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Book Summary: A scientist integrates evolutionary biology, genetics, psychology, economics, and more to explore the development and workings of human societies. “There is no good reason why human societies should not be described and explained with the same precision and success as the rest of nature.” Thus argues evolutionary psychologist Pascal Boyer in this uniquely innovative book. Integrating recent insights from evolutionary biology, genetics, psychology, economics, and other fields, Boyer offers precise models of why humans engage in social behaviors such as forming families, tribes, and nations, or creating gender roles. In fascinating, thought-provoking passages, he explores questions such as: Why is there conflict between groups? Why do people believe low-value information such as rumors? Why are there religions? What is social justice? What explains morality? Boyer provides a new picture of cultural transmission that draws on the pragmatics of human communication, the constructive nature of memory in human brains, and human motivation for group formation and cooperation. “Cool and captivating…It will change forever your understanding of society and culture.”—Dan Sperber, co-author of The Enigma of Reason “It is highly recommended…to researchers firmly settled within one of the many single disciplines in question. Not only will they encounter a wealth of information from the humanities, the social sciences and the natural sciences, but the book will also serve as an invitation to look beyond the horizons of their own fields.”—Eveline Seghers, Evolutionary Studies in Imaginative Culture

Not By Genes Alone

Author : Peter J. Richerson,Robert Boyd

ISBN10 : 0226712133

Publisher : University of Chicago Press

Number of Pages : 342

Category : Social Science

Viewed : 481

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Book Summary: Humans are a striking anomaly in the natural world. While we are similar to other mammals in many ways, our behavior sets us apart. Our unparalleled ability to adapt has allowed us to occupy virtually every habitat on earth using an incredible variety of tools and subsistence techniques. Our societies are larger, more complex, and more cooperative than any other mammal's. In this stunning exploration of human adaptation, Peter J. Richerson and Robert Boyd argue that only a Darwinian theory of cultural evolution can explain these unique characteristics. Not by Genes Alone offers a radical interpretation of human evolution, arguing that our ecological dominance and our singular social systems stem from a psychology uniquely adapted to create complex culture. Richerson and Boyd illustrate here that culture is neither superorganic nor the handmaiden of the genes. Rather, it is essential to human adaptation, as much a part of human biology as bipedal locomotion. Drawing on work in the fields of anthropology, political science, sociology, and economics—and building their case with such fascinating examples as kayaks, corporations, clever knots, and yams that require twelve men to carry them—Richerson and Boyd convincingly demonstrate that culture and biology are inextricably linked, and they show us how to think about their interaction in a way that yields a richer understanding of human nature. In abandoning the nature-versus-nurture debate as fundamentally misconceived, Not by Genes Alone is a truly original and groundbreaking theory of the role of culture in evolution and a book to be reckoned with for generations to come. “I continue to be surprised by the number of educated people (many of them biologists) who think that offering explanations for human behavior in terms of culture somehow disproves the suggestion that human behavior can be explained in Darwinian evolutionary terms. Fortunately, we now have a book to which they may be directed for enlightenment . . . . It is a book full of good sense and the kinds of intellectual rigor and clarity of writing that we have come to expect from the Boyd/Richerson stable.”—Robin Dunbar, Nature “Not by Genes Alone is a valuable and very readable synthesis of a still embryonic but very important subject straddling the sciences and humanities.”—E. O. Wilson, Harvard University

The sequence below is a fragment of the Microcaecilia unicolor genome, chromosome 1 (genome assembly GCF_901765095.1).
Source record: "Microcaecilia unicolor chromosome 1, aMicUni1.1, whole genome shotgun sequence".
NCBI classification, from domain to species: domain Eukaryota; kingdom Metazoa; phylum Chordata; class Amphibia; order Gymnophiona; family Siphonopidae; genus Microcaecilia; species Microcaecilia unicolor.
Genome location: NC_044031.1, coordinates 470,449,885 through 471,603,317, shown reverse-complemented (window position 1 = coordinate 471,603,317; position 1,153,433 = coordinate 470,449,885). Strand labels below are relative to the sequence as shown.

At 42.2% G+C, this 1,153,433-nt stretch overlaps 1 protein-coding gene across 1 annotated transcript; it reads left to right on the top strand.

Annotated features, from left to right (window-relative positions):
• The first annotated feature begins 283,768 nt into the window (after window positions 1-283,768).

Mindware

Author : Richard Nisbett

ISBN10 : 0385681003

Publisher : Doubleday Canada

Number of Pages : 400

Category : Self-Help

Viewed : 1532

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Book Summary: Learn how to think more effectively, at work and at home. Many scientific and philosophical ideas are so powerful that they can be applied to our lives at home and work and school to help us think smarter and more effectively about our behaviour and the world around us. Surprisingly, many of these ideas remain unknown to most of us. In Mindware, the world-renowned psychologist Richard Nisbett presents these ideas in clear and accessible detail, offering a tool kit for better thinking and wiser decisions. He has made a distinguished career of studying and teaching such powerful problem-solving concepts as the law of large numbers, statistical regression, cost-benefit analysis, sunk costs and opportunity costs, and causation and correlation, probing how best to teach others to use them effectively in their daily lives. In this groundbreaking book, he shows that a course in a given field--statistics or economics, for example--often doesn't work as well as a few minutes of more practical instruction in analyzing everyday situations. Mindware shows how to reframe common problems in such a way that these powerful scientific and statistical concepts can be applied to them. The result is an enlightening and practical guide to the most powerful tools of reasoning ever developed--tools that can easily be used to make better professional, business and personal decisions.

The Decadent Society

Author : Ross Douthat

ISBN10 : 1476785260

Publisher : Simon and Schuster

Number of Pages : 272

Category : Political Science

Viewed : 741